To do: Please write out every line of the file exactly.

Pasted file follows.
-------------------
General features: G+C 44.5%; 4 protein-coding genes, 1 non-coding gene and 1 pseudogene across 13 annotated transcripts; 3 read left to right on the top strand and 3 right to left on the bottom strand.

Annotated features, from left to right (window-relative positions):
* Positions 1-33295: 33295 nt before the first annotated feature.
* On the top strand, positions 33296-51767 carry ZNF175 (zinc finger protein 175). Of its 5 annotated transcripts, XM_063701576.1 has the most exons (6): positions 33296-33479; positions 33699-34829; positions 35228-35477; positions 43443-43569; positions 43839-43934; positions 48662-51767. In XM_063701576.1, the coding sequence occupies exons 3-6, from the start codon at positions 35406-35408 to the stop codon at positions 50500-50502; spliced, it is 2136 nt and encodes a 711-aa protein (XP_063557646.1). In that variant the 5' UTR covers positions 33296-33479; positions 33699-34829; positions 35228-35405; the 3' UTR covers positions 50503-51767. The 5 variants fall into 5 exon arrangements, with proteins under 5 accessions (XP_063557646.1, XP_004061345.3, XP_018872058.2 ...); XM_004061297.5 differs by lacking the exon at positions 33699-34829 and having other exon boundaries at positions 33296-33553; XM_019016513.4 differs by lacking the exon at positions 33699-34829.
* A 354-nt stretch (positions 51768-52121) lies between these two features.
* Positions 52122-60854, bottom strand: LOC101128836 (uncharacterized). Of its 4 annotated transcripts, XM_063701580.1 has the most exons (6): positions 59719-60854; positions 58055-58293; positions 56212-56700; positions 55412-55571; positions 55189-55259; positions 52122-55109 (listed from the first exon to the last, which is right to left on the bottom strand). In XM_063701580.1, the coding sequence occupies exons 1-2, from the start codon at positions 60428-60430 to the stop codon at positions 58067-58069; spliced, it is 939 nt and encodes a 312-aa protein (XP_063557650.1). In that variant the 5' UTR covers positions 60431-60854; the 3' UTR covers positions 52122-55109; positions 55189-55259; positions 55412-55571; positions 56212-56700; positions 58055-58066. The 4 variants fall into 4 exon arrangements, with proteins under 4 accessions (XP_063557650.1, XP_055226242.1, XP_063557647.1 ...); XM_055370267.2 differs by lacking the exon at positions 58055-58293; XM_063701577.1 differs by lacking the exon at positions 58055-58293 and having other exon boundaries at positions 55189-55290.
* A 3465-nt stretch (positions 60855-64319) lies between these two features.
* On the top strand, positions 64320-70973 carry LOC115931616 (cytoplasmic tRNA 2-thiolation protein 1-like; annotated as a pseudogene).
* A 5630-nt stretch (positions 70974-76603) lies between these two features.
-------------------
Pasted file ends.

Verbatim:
General features: G+C 44.5%; 4 protein-coding genes, 1 non-coding gene and 1 pseudogene across 13 annotated transcripts; 3 read left to right on the top strand and 3 right to left on the bottom strand.

Annotated features, from left to right (window-relative positions):
* Positions 1-33295: 33295 nt before the first annotated feature.
* On the top strand, positions 33296-51767 carry ZNF175 (zinc finger protein 175). Of its 5 annotated transcripts, XM_063701576.1 has the most exons (6): positions 33296-33479; positions 33699-34829; positions 35228-35477; positions 43443-43569; positions 43839-43934; positions 48662-51767. In XM_063701576.1, the coding sequence occupies exons 3-6, from the start codon at positions 35406-35408 to the stop codon at positions 50500-50502; spliced, it is 2136 nt and encodes a 711-aa protein (XP_063557646.1). In that variant the 5' UTR covers positions 33296-33479; positions 33699-34829; positions 35228-35405; the 3' UTR covers positions 50503-51767. The 5 variants fall into 5 exon arrangements, with proteins under 5 accessions (XP_063557646.1, XP_004061345.3, XP_018872058.2 ...); XM_004061297.5 differs by lacking the exon at positions 33699-34829 and having other exon boundaries at positions 33296-33553; XM_019016513.4 differs by lacking the exon at positions 33699-34829.
* A 354-nt stretch (positions 51768-52121) lies between these two features.
* Positions 52122-60854, bottom strand: LOC101128836 (uncharacterized). Of its 4 annotated transcripts, XM_063701580.1 has the most exons (6): positions 59719-60854; positions 58055-58293; positions 56212-56700; positions 55412-55571; positions 55189-55259; positions 52122-55109 (listed from the first exon to the last, which is right to left on the bottom strand). In XM_063701580.1, the coding sequence occupies exons 1-2, from the start codon at positions 60428-60430 to the stop codon at positions 58067-58069; spliced, it is 939 nt and encodes a 312-aa protein (XP_063557650.1). In that variant the 5' UTR covers positions 60431-60854; the 3' UTR covers positions 52122-55109; positions 55189-55259; positions 55412-55571; positions 56212-56700; positions 58055-58066. The 4 variants fall into 4 exon arrangements, with proteins under 4 accessions (XP_063557650.1, XP_055226242.1, XP_063557647.1 ...); XM_055370267.2 differs by lacking the exon at positions 58055-58293; XM_063701577.1 differs by lacking the exon at positions 58055-58293 and having other exon boundaries at positions 55189-55290.
* A 3465-nt stretch (positions 60855-64319) lies between these two features.
* On the top strand, positions 64320-70973 carry LOC115931616 (cytoplasmic tRNA 2-thiolation protein 1-like; annotated as a pseudogene).
* A 5630-nt stretch (positions 70974-76603) lies between these two features.